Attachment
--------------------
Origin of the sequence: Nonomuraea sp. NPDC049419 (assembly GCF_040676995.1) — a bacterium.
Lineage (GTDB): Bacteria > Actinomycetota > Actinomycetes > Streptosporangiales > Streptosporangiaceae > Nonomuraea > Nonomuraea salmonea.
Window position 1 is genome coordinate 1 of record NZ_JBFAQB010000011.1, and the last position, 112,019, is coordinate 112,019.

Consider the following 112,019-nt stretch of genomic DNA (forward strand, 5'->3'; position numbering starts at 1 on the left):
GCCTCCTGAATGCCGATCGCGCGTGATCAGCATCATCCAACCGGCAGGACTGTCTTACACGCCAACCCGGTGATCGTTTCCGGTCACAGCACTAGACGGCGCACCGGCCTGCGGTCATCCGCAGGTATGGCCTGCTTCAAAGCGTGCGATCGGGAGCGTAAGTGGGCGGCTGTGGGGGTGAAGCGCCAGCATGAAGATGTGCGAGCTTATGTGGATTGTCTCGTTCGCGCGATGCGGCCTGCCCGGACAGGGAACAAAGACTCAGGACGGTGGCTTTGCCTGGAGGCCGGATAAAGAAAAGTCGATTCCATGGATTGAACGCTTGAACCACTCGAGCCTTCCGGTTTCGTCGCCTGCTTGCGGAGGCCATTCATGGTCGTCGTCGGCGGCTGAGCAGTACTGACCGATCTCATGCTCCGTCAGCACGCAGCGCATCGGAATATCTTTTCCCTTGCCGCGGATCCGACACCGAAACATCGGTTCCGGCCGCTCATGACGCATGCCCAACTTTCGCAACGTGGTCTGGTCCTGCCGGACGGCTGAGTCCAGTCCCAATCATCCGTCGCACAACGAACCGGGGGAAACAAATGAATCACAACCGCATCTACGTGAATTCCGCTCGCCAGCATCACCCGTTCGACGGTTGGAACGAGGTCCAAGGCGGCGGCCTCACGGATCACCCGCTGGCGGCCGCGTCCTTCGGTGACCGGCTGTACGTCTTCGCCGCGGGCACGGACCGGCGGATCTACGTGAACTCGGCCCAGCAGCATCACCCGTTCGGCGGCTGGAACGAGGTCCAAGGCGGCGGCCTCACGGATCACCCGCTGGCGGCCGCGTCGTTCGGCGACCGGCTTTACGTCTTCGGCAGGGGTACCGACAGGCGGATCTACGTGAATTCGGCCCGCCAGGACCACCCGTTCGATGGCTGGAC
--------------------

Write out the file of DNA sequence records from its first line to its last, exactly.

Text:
Origin of the sequence: Nonomuraea sp. NPDC049419 (assembly GCF_040676995.1) — a bacterium.
Lineage (GTDB): Bacteria > Actinomycetota > Actinomycetes > Streptosporangiales > Streptosporangiaceae > Nonomuraea > Nonomuraea salmonea.
Window position 1 is genome coordinate 1 of record NZ_JBFAQB010000011.1, and the last position, 112,019, is coordinate 112,019.

Consider the following 112,019-nt stretch of genomic DNA (forward strand, 5'->3'; position numbering starts at 1 on the left):
GCCTCCTGAATGCCGATCGCGCGTGATCAGCATCATCCAACCGGCAGGACTGTCTTACACGCCAACCCGGTGATCGTTTCCGGTCACAGCACTAGACGGCGCACCGGCCTGCGGTCATCCGCAGGTATGGCCTGCTTCAAAGCGTGCGATCGGGAGCGTAAGTGGGCGGCTGTGGGGGTGAAGCGCCAGCATGAAGATGTGCGAGCTTATGTGGATTGTCTCGTTCGCGCGATGCGGCCTGCCCGGACAGGGAACAAAGACTCAGGACGGTGGCTTTGCCTGGAGGCCGGATAAAGAAAAGTCGATTCCATGGATTGAACGCTTGAACCACTCGAGCCTTCCGGTTTCGTCGCCTGCTTGCGGAGGCCATTCATGGTCGTCGTCGGCGGCTGAGCAGTACTGACCGATCTCATGCTCCGTCAGCACGCAGCGCATCGGAATATCTTTTCCCTTGCCGCGGATCCGACACCGAAACATCGGTTCCGGCCGCTCATGACGCATGCCCAACTTTCGCAACGTGGTCTGGTCCTGCCGGACGGCTGAGTCCAGTCCCAATCATCCGTCGCACAACGAACCGGGGGAAACAAATGAATCACAACCGCATCTACGTGAATTCCGCTCGCCAGCATCACCCGTTCGACGGTTGGAACGAGGTCCAAGGCGGCGGCCTCACGGATCACCCGCTGGCGGCCGCGTCCTTCGGTGACCGGCTGTACGTCTTCGCCGCGGGCACGGACCGGCGGATCTACGTGAACTCGGCCCAGCAGCATCACCCGTTCGGCGGCTGGAACGAGGTCCAAGGCGGCGGCCTCACGGATCACCCGCTGGCGGCCGCGTCGTTCGGCGACCGGCTTTACGTCTTCGGCAGGGGTACCGACAGGCGGATCTACGTGAATTCGGCCCGCCAGGACCACCCGTTCGATGGCTGGAC